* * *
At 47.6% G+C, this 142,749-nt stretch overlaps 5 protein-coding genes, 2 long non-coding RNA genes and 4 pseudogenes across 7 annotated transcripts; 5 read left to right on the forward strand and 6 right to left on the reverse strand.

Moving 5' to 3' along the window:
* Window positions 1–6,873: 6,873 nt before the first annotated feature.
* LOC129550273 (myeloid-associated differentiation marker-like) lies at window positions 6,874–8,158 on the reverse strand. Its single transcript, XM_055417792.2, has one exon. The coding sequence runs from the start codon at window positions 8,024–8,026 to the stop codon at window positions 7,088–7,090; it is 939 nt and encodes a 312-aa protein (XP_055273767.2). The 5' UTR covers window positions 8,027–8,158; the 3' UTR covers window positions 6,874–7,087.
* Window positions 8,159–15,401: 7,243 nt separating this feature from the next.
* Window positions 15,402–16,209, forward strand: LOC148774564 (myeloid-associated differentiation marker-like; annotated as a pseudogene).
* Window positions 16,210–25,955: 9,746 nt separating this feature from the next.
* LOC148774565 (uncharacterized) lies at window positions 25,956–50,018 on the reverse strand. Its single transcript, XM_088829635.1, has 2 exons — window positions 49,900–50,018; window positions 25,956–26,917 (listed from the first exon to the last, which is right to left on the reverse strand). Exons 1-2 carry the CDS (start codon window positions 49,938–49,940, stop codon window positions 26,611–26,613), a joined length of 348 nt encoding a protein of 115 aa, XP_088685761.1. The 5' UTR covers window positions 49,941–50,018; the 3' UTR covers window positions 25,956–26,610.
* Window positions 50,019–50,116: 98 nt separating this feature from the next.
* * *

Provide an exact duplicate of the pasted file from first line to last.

At 47.6% G+C, this 142,749-nt stretch overlaps 5 protein-coding genes, 2 long non-coding RNA genes and 4 pseudogenes across 7 annotated transcripts; 5 read left to right on the forward strand and 6 right to left on the reverse strand.

Moving 5' to 3' along the window:
* Window positions 1–6,873: 6,873 nt before the first annotated feature.
* LOC129550273 (myeloid-associated differentiation marker-like) lies at window positions 6,874–8,158 on the reverse strand. Its single transcript, XM_055417792.2, has one exon. The coding sequence runs from the start codon at window positions 8,024–8,026 to the stop codon at window positions 7,088–7,090; it is 939 nt and encodes a 312-aa protein (XP_055273767.2). The 5' UTR covers window positions 8,027–8,158; the 3' UTR covers window positions 6,874–7,087.
* Window positions 8,159–15,401: 7,243 nt separating this feature from the next.
* Window positions 15,402–16,209, forward strand: LOC148774564 (myeloid-associated differentiation marker-like; annotated as a pseudogene).
* Window positions 16,210–25,955: 9,746 nt separating this feature from the next.
* LOC148774565 (uncharacterized) lies at window positions 25,956–50,018 on the reverse strand. Its single transcript, XM_088829635.1, has 2 exons — window positions 49,900–50,018; window positions 25,956–26,917 (listed from the first exon to the last, which is right to left on the reverse strand). Exons 1-2 carry the CDS (start codon window positions 49,938–49,940, stop codon window positions 26,611–26,613), a joined length of 348 nt encoding a protein of 115 aa, XP_088685761.1. The 5' UTR covers window positions 49,941–50,018; the 3' UTR covers window positions 25,956–26,610.
* Window positions 50,019–50,116: 98 nt separating this feature from the next.